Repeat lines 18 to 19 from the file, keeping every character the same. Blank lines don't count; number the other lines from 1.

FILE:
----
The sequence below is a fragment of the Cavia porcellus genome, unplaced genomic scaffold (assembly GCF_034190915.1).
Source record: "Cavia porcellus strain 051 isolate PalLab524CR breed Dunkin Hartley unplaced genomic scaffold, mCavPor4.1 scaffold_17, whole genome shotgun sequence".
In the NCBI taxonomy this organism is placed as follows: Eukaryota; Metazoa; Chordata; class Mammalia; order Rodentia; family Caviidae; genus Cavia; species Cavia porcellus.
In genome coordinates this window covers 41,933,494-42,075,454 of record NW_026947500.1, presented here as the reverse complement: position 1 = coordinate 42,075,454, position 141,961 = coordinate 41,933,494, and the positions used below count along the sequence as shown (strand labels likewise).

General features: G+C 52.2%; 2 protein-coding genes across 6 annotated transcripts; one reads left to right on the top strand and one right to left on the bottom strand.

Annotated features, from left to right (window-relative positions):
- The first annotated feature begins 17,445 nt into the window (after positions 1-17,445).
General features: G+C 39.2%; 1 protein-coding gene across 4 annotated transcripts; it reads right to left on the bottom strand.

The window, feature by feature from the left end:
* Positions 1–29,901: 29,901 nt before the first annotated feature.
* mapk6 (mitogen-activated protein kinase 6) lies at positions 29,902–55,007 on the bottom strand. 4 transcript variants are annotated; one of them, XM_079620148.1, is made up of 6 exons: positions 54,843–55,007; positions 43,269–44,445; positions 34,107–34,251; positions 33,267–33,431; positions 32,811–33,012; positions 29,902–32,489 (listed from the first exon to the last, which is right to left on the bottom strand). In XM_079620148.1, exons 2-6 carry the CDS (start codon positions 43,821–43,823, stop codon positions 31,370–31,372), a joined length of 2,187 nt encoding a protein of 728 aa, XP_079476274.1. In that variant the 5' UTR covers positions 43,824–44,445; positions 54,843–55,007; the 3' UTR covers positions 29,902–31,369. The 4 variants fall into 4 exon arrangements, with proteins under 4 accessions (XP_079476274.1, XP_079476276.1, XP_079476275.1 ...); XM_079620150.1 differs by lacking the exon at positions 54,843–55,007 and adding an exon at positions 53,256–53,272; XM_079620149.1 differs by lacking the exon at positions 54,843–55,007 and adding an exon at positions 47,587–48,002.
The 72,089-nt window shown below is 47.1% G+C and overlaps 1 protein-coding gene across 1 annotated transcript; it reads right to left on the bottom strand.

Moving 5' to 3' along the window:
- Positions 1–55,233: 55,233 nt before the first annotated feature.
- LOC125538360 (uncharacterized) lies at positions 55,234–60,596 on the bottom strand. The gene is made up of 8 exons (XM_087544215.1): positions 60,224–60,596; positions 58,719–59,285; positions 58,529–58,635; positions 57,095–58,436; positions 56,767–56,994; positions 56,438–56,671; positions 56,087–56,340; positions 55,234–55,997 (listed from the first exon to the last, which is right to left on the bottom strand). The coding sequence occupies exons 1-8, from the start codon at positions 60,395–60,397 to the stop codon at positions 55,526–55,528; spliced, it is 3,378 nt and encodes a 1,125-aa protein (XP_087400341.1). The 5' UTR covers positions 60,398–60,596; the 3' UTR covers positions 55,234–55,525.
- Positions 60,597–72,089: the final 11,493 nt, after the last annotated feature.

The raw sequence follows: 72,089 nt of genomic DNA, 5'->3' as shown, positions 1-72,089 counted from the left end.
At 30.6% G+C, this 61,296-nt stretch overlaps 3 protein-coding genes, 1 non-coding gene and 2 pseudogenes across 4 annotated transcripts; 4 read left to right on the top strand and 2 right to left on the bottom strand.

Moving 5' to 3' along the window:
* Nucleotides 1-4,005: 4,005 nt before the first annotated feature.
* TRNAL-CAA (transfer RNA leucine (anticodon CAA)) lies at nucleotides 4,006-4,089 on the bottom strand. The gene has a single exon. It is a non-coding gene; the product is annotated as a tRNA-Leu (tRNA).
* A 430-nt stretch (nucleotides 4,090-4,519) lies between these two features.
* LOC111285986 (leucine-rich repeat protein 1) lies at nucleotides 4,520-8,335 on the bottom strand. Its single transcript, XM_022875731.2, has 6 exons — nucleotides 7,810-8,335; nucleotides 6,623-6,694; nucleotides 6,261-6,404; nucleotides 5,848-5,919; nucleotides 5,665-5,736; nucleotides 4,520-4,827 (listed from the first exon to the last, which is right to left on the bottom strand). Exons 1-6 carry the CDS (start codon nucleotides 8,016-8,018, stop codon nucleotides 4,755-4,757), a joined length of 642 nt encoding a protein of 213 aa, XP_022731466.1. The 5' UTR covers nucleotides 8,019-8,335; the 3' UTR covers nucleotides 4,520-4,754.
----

At 30.6% G+C, this 61,296-nt stretch overlaps 3 protein-coding genes, 1 non-coding gene and 2 pseudogenes across 4 annotated transcripts; 4 read left to right on the top strand and 2 right to left on the bottom strand.

Moving 5' to 3' along the window: